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EditPhoto Title:Bringing back fish for people in Hawai‘i
EditPhoto Description:CI revives traditional fish pond practices
EditImage Url:/SiteCollectionImages/ci_24372653.jpg
EditImage Description:Hawaii fisherman
EditPhoto Credit:© Troy K Shinn/ www.troyshinn.com
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EditQuote Text (Do not add quotation marks):As fish pond farmers, our goal is to produce enough fish to share with our community...
EditQuote Attribution:Keli‘i Kotubetey, from Hawai‘i
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EditCircle color:fact--dark-blue    
EditCircle icon:C3Aicn-fish
EditResult value:28.5
EditResult field:pounds of fish
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The average person in Hawai‘i eats 28.5 pounds of seafood per year.

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EditResult value:63%
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Of all commercial seafood in Hawai‘i, 63% is from non-local sources.

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EditResult value:Keli‘i
Kotubetey
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Keli‘i Kotubetey is part of a growing movement to restore Hawai‘i’s fish ponds, which once provided millions of pounds of seafood to local communities.

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EditImage Alt Text:Free diver teaching youth how to sustainably harvest fish using a three-prong spear.
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Early Hawaiians had sophisticated fish pond aquaculture systems centuries before the arrival of Europeans.

“It took an entire ahupua‘a (traditional Hawaiian land division with hundreds of people) to build a fish pond,” explains Keli‘i Kotubetey, a native Hawaiian and longtime fish pond practitioner. Using the values and teachings of his ancestors, he’s working with CI to make fish pond revival a viable economic resource for his community.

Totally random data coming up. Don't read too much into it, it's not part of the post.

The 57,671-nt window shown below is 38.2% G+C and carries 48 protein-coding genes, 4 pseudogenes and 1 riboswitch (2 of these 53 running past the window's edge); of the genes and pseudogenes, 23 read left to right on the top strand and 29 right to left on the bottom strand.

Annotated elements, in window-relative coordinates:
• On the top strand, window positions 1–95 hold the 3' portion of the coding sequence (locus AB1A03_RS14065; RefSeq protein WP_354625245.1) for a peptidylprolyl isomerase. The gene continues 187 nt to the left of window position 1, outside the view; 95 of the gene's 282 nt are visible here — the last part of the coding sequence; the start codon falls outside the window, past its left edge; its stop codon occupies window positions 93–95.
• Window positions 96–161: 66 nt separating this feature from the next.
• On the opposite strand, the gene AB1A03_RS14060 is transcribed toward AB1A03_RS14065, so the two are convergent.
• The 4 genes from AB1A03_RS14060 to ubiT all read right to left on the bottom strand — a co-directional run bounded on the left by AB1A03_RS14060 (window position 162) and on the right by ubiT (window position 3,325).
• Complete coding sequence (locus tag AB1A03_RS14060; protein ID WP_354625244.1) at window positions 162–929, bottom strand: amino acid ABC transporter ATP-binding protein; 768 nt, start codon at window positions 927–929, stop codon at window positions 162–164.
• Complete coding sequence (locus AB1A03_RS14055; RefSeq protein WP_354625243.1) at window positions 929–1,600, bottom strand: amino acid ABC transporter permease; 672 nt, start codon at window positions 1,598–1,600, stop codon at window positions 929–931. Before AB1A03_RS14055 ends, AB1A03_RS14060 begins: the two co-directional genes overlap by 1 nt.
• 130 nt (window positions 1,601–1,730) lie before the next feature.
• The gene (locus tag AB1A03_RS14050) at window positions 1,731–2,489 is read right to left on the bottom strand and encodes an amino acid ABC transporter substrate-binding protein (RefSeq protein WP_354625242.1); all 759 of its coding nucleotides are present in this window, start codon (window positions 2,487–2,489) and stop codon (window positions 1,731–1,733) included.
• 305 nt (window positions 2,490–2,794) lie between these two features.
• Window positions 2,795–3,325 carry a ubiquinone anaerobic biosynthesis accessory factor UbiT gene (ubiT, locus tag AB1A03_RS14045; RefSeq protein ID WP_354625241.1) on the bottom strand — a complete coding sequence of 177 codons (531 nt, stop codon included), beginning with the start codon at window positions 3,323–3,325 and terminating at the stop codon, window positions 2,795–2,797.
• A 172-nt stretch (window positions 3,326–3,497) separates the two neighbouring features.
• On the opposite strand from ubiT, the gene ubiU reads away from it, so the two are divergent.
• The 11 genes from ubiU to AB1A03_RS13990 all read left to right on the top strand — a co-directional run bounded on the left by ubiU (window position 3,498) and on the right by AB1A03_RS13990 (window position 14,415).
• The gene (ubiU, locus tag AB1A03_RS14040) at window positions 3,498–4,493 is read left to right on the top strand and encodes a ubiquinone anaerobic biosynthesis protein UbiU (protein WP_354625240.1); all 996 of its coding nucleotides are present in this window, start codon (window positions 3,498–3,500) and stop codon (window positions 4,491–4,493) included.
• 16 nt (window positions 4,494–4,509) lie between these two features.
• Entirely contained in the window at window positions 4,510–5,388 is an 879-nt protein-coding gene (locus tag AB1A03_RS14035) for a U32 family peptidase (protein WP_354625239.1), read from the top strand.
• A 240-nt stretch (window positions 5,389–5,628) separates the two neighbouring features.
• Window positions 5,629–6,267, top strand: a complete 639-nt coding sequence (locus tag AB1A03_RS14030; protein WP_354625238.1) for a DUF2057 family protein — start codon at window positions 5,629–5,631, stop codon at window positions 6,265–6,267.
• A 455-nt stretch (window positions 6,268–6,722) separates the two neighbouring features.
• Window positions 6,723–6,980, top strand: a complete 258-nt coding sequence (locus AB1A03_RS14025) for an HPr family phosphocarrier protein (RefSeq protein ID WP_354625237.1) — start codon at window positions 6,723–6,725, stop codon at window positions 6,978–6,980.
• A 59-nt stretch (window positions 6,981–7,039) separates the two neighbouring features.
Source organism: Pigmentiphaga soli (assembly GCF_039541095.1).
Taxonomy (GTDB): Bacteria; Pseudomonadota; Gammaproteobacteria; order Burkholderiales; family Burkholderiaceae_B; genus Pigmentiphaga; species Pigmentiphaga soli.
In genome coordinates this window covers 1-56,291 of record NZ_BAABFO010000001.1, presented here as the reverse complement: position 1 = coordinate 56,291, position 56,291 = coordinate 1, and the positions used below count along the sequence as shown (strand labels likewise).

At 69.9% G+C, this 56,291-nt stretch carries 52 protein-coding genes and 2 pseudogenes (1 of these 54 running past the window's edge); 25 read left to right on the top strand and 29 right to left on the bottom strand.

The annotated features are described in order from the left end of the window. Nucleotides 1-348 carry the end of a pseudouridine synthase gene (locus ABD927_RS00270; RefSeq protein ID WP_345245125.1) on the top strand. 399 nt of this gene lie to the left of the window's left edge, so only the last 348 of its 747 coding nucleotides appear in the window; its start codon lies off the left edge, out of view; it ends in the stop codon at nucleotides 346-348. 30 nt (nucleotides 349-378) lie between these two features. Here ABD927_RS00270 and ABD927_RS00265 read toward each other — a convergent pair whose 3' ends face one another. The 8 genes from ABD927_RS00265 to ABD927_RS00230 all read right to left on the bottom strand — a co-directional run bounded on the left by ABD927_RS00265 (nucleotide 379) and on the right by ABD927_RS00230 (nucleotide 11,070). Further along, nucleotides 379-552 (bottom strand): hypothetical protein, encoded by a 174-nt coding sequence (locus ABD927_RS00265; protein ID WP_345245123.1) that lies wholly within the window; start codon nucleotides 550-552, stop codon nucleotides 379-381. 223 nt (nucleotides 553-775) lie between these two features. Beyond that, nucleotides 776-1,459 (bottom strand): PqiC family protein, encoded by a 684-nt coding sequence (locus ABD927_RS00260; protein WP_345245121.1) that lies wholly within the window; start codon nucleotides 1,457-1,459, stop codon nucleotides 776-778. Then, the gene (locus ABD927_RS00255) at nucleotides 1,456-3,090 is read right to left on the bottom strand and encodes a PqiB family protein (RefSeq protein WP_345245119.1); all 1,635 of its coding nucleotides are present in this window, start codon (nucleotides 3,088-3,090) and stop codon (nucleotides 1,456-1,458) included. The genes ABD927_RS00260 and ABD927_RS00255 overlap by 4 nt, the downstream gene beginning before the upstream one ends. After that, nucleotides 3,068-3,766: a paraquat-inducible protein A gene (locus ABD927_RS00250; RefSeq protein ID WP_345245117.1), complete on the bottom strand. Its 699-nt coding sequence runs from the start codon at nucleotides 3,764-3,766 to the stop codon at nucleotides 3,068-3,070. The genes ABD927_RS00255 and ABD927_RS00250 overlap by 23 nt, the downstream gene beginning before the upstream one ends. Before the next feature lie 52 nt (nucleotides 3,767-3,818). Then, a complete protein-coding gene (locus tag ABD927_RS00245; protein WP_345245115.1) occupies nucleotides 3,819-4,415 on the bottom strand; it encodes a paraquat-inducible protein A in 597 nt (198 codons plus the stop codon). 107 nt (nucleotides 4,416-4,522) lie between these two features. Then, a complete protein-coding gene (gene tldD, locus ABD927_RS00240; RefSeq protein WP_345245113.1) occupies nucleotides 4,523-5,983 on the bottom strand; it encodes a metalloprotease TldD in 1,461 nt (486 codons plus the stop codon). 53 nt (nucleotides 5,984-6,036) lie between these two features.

“First we must re-establish healthy ecosystems that can support fish production in the ponds after centuries of neglect,” says Kotubetey. Filling the ponds with fish, however, is not enough. Because they sit in the coastal zone, the ponds are subject to many regulations and a complex permitting process. CI has worked with fish pond supporters at the state and federal levels to remove policy barriers and streamline the administrative process to lessen the burden.

“As fish pond farmers, our goal is to produce enough fish to share with our community,” says Kotubetey. “Unfortunately, the process from restoration to permitting to production is very costly. We’re thankful that CI is helping us develop good business models that help us achieve the production we need to support our community food goals. Our strong partnership with CI is a modern representation of laulima — or many hands working together.”

EditPhoto Credit:© Conservation International/photo by S. Kēhaunani Springer
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      What are fish ponds and how are they used in Hawai’i? Take a closer look and learn more about this traditional — and sustainable — practice from Conservation International’s Luka Mossman.

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      More stories from the 2015 Impact Report:

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      EditCaption Title:Better coffee, better lives
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      EditImage Alt Text:Mama Churi in Tanzania, Africa. © Conservation International
      EditCaption Title:Providing insights for African farmers
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